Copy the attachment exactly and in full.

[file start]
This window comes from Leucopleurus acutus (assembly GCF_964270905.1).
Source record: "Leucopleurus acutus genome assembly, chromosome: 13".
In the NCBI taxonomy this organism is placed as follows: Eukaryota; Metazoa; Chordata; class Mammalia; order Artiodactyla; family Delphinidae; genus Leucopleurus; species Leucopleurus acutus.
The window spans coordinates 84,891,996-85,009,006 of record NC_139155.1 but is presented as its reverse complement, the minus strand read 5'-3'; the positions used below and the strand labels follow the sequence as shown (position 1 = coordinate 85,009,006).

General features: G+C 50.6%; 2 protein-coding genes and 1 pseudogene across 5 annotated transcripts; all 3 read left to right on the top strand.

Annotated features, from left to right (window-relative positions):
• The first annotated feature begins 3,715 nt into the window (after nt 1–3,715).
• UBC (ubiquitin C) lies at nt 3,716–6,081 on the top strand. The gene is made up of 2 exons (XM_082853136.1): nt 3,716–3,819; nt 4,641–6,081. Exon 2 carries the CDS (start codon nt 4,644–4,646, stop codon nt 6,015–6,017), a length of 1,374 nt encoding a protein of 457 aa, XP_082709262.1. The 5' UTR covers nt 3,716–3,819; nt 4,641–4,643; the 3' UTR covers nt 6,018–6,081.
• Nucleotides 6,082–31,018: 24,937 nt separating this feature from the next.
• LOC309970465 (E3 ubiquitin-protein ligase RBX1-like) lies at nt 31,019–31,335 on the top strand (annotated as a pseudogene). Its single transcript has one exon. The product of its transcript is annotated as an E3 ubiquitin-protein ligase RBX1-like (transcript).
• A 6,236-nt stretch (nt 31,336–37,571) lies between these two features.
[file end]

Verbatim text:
This window comes from Leucopleurus acutus (assembly GCF_964270905.1).
Source record: "Leucopleurus acutus genome assembly, chromosome: 13".
In the NCBI taxonomy this organism is placed as follows: Eukaryota; Metazoa; Chordata; class Mammalia; order Artiodactyla; family Delphinidae; genus Leucopleurus; species Leucopleurus acutus.
The window spans coordinates 84,891,996-85,009,006 of record NC_139155.1 but is presented as its reverse complement, the minus strand read 5'-3'; the positions used below and the strand labels follow the sequence as shown (position 1 = coordinate 85,009,006).

General features: G+C 50.6%; 2 protein-coding genes and 1 pseudogene across 5 annotated transcripts; all 3 read left to right on the top strand.

Annotated features, from left to right (window-relative positions):
• The first annotated feature begins 3,715 nt into the window (after nt 1–3,715).
• UBC (ubiquitin C) lies at nt 3,716–6,081 on the top strand. The gene is made up of 2 exons (XM_082853136.1): nt 3,716–3,819; nt 4,641–6,081. Exon 2 carries the CDS (start codon nt 4,644–4,646, stop codon nt 6,015–6,017), a length of 1,374 nt encoding a protein of 457 aa, XP_082709262.1. The 5' UTR covers nt 3,716–3,819; nt 4,641–4,643; the 3' UTR covers nt 6,018–6,081.
• Nucleotides 6,082–31,018: 24,937 nt separating this feature from the next.
• LOC309970465 (E3 ubiquitin-protein ligase RBX1-like) lies at nt 31,019–31,335 on the top strand (annotated as a pseudogene). Its single transcript has one exon. The product of its transcript is annotated as an E3 ubiquitin-protein ligase RBX1-like (transcript).
• A 6,236-nt stretch (nt 31,336–37,571) lies between these two features.